Winter Weather is Top Cause of Disruption to UK Businesses
A huge 77% of organisations admit to having been affected by bad weather, in particular heavy snow, in the last 12 months, according to research from the Chartered Management Institute in March this year.
In their report, it was revealed that the most common snow-related disruptions were travel and childcare issues which stopped staff from getting to work.
As a result, some three in five organisations suffered financially, with managers estimating the average cost to be in excess of £52,000, and some going as high as over £1 million.
Weathering the storm examines how prepared businesses are for disruption and the steps they are taking to mitigate those risks. It shows that extreme weather is increasingly hampering organisations: 10 years ago it interfered with just 15% of businesses over a year, rising to 29% five years ago and 49% last year.
It is a matter of concern that many businesses still underestimate the risk that extreme weather conditions can pose. Despite being the top cause of business disruption for three years running, the weather barely makes the top 10 when managers are asked to predict which threats are most likely to disrupt them in the future.
However, it is apparent that business continuity arrangements help reduce snow disruption; 90% of organisations with plans were ready for this year’s snowfall, compared with 68% of those without.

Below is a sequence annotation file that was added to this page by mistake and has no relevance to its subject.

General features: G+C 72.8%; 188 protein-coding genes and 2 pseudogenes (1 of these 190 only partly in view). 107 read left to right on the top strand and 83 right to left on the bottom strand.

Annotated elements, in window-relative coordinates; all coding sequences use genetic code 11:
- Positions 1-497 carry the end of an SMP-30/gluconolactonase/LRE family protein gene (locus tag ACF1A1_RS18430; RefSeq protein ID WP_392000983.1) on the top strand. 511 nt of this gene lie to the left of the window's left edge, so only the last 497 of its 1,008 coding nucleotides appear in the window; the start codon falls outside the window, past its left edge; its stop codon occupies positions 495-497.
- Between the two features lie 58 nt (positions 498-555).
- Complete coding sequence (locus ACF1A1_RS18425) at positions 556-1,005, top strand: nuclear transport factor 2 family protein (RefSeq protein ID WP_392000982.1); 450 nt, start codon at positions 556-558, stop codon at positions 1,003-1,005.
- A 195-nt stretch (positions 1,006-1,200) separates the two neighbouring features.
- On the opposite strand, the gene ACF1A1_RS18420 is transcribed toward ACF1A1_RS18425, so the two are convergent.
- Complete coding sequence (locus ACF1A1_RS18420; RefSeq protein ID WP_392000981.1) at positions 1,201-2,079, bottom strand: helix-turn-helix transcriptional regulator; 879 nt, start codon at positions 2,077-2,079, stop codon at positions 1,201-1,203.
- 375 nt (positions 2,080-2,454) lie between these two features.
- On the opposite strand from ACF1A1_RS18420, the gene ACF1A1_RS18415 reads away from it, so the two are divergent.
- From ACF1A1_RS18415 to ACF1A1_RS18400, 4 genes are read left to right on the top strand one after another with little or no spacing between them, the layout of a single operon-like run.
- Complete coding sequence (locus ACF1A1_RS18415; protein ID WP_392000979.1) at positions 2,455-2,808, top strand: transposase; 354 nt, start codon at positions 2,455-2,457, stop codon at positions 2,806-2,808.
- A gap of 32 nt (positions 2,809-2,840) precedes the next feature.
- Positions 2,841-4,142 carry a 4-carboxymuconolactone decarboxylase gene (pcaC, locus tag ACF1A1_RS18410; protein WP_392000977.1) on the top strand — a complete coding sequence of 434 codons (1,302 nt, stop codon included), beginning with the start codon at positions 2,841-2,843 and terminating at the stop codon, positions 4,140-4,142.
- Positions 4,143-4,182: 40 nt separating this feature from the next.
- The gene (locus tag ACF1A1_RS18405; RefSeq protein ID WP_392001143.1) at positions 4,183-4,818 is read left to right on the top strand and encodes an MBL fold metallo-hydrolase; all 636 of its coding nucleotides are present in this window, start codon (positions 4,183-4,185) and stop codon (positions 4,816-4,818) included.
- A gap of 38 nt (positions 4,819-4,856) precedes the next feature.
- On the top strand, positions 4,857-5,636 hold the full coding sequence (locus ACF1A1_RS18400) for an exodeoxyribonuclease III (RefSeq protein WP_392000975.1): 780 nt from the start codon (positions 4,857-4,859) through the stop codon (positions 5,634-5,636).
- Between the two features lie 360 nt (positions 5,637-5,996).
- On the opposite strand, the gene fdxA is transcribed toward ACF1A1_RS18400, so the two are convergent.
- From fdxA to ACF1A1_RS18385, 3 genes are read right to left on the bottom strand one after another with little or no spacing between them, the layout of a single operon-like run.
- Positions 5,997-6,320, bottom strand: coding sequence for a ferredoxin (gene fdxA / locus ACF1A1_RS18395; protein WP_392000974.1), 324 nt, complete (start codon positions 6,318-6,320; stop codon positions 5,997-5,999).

When faced with the threat of adverse weather conditions, employers are best advised to be prepared for the worst. Contingency plans for employees, such as home or flexible working, time off in lieu, taking of holidays and making up any time lost, will all minimise the disruption to the business and reduce risk to the employee.
It is advisable for employers to have a formal policy in the event that bad weather strikes and employees cannot get into work. Any policy should cover the importance of employees advising their line manager at the earliest opportunity of delays caused by severe weather or disruptions to public transport and childcare. In the same policy, employees should be advised about how lost time will be handled. For example, employees who work fixed hours should be advised that they are expected to make up the time and over what period, such as in the next month or payroll period.
In general terms, driving to and from work is not part of an employer’s duty of care under health and safety legislation. How employees get to work is a matter for them, but it is a matter which can affect employers considerably. They need to consider the effects of bad weather on their employee’s journeys to and from work. They need to liaise with their HR departments or advisors to establish guidelines which minimise those risks. Guidelines may include allowing employees to work from home during bad winter weather, allowing employees to leave for home early in light of bad weather forecasts, and issuing guidelines for safe driving techniques in snow and ice.